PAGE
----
The Port of Lowestoft is a harbour in Lowestoft in the English county of Suffolk owned by Associated British Ports. It is the most easterly harbour in the United Kingdom and has direct sea access to the North Sea. The harbour is made up of two sections divided by a bascule bridge. The inner harbour is formed by Lake Lothing whilst the outer harbour is constructed from breakwaters.Traditionally the harbour was the site for an extensive fishing industry as well as engineering and shipbuilding companies such as Brooke Marine, Richards and Boulton and Paul.
The offshore oil and gas industry has also operated from the harbour with Shell maintaining their Southern Operations base in the harbour from the mid-1960s until 2003. Although the offshore industry remains important, many of these industries have now declined substantially. In the modern era the port is attempting to develop as a focus for the renewable energy sector. The harbour is the focus for redevelopment proposals for Lowestoft in the form of the Lake Lothing and Outer Harbour Area Action Plan submitted in February 2011. The plan focusses on the redevelopment of brownfield sites in and around the harbour area to create jobs, particularly in the renewable energy and retailing sectors.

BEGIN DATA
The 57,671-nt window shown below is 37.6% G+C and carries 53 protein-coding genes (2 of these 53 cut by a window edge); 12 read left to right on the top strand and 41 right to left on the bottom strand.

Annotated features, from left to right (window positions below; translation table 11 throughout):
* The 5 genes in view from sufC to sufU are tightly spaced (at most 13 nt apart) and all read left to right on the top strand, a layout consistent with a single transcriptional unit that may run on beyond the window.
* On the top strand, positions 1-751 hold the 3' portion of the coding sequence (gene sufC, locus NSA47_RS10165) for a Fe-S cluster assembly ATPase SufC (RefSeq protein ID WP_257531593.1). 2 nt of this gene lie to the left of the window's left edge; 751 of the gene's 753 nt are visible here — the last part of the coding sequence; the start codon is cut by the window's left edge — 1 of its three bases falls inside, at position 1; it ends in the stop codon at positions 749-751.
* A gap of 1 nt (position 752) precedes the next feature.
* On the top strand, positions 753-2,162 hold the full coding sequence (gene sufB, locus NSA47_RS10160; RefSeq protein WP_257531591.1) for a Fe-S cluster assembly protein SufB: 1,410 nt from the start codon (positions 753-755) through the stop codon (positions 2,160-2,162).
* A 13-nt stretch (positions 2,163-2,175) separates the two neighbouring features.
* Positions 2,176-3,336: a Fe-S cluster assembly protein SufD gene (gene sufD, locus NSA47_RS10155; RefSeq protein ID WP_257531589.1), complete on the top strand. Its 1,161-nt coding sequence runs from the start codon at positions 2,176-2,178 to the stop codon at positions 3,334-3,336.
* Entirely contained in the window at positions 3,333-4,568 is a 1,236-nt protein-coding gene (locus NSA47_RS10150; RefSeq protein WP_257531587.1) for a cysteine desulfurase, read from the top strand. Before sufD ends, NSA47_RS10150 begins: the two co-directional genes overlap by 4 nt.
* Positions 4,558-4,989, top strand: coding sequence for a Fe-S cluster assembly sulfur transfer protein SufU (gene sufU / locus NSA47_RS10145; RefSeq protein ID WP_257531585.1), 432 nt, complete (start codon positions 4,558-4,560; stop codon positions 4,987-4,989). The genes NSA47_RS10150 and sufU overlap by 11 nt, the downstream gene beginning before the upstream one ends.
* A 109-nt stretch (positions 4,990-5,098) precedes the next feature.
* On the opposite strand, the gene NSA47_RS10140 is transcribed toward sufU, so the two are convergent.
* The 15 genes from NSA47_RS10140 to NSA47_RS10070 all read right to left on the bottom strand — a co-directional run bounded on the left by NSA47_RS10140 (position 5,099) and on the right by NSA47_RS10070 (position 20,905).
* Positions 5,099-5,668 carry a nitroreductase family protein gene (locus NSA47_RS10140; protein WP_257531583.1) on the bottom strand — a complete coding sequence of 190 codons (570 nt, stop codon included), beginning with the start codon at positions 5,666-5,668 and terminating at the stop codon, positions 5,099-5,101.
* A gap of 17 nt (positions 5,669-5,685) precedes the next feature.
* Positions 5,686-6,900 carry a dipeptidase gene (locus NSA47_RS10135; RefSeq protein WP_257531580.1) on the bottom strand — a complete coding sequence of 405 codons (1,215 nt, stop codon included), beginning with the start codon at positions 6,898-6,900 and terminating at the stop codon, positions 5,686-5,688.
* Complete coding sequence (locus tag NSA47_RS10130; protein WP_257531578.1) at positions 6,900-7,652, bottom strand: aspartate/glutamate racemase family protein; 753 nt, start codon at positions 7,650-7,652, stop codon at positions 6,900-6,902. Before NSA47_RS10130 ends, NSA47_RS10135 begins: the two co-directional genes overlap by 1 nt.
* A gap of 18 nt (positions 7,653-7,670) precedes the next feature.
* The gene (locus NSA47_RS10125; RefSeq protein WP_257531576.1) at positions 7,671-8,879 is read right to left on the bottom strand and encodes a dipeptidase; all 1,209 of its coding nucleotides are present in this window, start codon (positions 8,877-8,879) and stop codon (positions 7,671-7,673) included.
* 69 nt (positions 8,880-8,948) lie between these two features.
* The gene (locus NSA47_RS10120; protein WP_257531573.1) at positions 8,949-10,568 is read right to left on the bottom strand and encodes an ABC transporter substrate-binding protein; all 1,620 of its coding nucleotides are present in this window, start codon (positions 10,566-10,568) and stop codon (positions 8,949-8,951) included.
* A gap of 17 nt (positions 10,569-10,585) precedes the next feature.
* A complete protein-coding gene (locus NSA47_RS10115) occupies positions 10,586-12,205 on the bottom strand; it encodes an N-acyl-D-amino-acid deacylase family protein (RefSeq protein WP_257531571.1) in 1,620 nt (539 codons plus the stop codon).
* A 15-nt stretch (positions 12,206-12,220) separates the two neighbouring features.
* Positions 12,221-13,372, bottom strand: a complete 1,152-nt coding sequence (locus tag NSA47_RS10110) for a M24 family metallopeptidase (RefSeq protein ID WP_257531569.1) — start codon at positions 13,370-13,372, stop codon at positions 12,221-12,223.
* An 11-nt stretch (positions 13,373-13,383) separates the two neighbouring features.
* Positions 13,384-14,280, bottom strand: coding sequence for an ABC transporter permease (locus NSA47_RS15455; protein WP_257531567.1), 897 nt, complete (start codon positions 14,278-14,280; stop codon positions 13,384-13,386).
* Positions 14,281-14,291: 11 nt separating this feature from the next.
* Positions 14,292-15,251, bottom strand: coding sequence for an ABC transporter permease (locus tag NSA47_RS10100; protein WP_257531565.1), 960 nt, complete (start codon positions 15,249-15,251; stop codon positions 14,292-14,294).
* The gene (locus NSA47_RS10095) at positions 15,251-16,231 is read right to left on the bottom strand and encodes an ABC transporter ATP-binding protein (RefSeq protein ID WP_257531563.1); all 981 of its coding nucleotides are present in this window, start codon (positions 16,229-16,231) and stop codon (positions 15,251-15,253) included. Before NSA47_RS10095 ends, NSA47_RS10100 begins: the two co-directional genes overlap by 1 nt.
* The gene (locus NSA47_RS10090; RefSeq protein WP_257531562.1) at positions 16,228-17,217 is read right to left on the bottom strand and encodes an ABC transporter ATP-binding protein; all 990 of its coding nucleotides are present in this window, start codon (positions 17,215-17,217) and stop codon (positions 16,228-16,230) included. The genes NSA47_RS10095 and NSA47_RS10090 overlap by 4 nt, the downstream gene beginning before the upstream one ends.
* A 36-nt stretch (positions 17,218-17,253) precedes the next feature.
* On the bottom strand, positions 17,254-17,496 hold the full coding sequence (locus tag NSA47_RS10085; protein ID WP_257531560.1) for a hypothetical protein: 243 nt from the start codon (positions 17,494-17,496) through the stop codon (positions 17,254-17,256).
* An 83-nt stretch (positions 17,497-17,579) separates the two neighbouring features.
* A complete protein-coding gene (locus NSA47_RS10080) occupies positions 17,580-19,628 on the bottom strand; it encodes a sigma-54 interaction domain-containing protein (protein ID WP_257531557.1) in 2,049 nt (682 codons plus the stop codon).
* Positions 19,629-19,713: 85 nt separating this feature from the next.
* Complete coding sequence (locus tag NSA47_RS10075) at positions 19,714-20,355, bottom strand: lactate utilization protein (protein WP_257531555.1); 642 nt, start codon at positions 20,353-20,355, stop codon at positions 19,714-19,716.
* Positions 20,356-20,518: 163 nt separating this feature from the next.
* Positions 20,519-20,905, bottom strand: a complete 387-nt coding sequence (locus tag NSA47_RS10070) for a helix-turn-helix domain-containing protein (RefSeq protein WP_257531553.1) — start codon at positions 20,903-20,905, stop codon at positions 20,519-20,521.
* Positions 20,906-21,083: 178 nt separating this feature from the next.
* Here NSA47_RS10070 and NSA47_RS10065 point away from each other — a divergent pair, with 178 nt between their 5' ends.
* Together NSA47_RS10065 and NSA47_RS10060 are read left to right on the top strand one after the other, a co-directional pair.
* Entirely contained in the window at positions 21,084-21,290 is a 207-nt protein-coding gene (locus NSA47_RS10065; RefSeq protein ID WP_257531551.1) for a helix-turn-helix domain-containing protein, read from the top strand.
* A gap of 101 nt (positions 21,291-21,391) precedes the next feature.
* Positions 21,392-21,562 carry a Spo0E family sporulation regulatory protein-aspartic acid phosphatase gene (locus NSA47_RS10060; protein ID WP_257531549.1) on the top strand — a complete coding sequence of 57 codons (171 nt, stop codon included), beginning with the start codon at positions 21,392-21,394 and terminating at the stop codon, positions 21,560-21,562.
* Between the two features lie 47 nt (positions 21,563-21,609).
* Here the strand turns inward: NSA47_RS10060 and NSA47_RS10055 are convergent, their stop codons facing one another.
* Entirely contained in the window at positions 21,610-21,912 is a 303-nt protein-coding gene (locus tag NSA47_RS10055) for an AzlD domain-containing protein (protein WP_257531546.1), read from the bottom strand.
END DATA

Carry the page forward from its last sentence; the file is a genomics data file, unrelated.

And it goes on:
The port's main entrance can accommodate vessels up to 35 metres in width, with vessels 22 metres wide being able to access the inner harbour through the Bascule Bridge.[ The harbour is able to service vessels up to 125 metres in length. Modern transit sheds and a 14,000 tonne silo are available with a range of cranes and other facilities including a container terminal. There are also facilities for ship repairs, including a dry dock and a number of slipways. Mutford Lock links the inner harbour to Oulton Broad from where Oulton Dyke provides access to The River Waveney and Broads system.